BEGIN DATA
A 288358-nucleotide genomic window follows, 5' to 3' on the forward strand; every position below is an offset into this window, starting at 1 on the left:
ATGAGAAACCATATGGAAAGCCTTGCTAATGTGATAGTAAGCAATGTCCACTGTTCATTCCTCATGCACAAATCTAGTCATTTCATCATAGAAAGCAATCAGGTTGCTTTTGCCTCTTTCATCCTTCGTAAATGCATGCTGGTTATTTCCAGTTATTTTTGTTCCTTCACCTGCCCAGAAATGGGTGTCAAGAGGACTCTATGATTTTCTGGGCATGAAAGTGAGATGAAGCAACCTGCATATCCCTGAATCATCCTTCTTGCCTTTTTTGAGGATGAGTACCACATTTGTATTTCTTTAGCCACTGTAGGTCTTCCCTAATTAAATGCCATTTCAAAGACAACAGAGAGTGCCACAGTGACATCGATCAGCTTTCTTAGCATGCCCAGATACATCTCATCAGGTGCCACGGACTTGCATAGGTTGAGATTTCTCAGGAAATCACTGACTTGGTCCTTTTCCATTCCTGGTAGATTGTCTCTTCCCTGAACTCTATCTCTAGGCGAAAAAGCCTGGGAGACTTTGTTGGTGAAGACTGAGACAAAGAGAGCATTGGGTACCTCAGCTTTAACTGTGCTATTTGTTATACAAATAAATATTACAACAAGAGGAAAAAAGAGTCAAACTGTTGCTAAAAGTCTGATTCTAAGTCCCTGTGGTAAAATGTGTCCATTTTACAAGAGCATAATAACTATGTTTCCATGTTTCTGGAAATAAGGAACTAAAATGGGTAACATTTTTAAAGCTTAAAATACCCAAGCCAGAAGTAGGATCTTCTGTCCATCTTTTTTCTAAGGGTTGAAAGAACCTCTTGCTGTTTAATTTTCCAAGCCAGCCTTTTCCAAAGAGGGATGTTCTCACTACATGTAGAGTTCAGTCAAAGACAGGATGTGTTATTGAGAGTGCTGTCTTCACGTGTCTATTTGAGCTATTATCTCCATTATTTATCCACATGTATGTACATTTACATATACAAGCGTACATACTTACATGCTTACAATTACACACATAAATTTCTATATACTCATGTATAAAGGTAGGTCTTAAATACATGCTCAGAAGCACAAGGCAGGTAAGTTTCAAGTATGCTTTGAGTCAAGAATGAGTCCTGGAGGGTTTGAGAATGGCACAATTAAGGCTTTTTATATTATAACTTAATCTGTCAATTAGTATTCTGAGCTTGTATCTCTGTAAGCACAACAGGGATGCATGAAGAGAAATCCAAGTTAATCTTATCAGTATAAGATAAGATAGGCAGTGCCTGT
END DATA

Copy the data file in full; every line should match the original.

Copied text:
A 288358-nucleotide genomic window follows, 5' to 3' on the forward strand; every position below is an offset into this window, starting at 1 on the left:
ATGAGAAACCATATGGAAAGCCTTGCTAATGTGATAGTAAGCAATGTCCACTGTTCATTCCTCATGCACAAATCTAGTCATTTCATCATAGAAAGCAATCAGGTTGCTTTTGCCTCTTTCATCCTTCGTAAATGCATGCTGGTTATTTCCAGTTATTTTTGTTCCTTCACCTGCCCAGAAATGGGTGTCAAGAGGACTCTATGATTTTCTGGGCATGAAAGTGAGATGAAGCAACCTGCATATCCCTGAATCATCCTTCTTGCCTTTTTTGAGGATGAGTACCACATTTGTATTTCTTTAGCCACTGTAGGTCTTCCCTAATTAAATGCCATTTCAAAGACAACAGAGAGTGCCACAGTGACATCGATCAGCTTTCTTAGCATGCCCAGATACATCTCATCAGGTGCCACGGACTTGCATAGGTTGAGATTTCTCAGGAAATCACTGACTTGGTCCTTTTCCATTCCTGGTAGATTGTCTCTTCCCTGAACTCTATCTCTAGGCGAAAAAGCCTGGGAGACTTTGTTGGTGAAGACTGAGACAAAGAGAGCATTGGGTACCTCAGCTTTAACTGTGCTATTTGTTATACAAATAAATATTACAACAAGAGGAAAAAAGAGTCAAACTGTTGCTAAAAGTCTGATTCTAAGTCCCTGTGGTAAAATGTGTCCATTTTACAAGAGCATAATAACTATGTTTCCATGTTTCTGGAAATAAGGAACTAAAATGGGTAACATTTTTAAAGCTTAAAATACCCAAGCCAGAAGTAGGATCTTCTGTCCATCTTTTTTCTAAGGGTTGAAAGAACCTCTTGCTGTTTAATTTTCCAAGCCAGCCTTTTCCAAAGAGGGATGTTCTCACTACATGTAGAGTTCAGTCAAAGACAGGATGTGTTATTGAGAGTGCTGTCTTCACGTGTCTATTTGAGCTATTATCTCCATTATTTATCCACATGTATGTACATTTACATATACAAGCGTACATACTTACATGCTTACAATTACACACATAAATTTCTATATACTCATGTATAAAGGTAGGTCTTAAATACATGCTCAGAAGCACAAGGCAGGTAAGTTTCAAGTATGCTTTGAGTCAAGAATGAGTCCTGGAGGGTTTGAGAATGGCACAATTAAGGCTTTTTATATTATAACTTAATCTGTCAATTAGTATTCTGAGCTTGTATCTCTGTAAGCACAACAGGGATGCATGAAGAGAAATCCAAGTTAATCTTATCAGTATAAGATAAGATAGGCAGTGCCTGT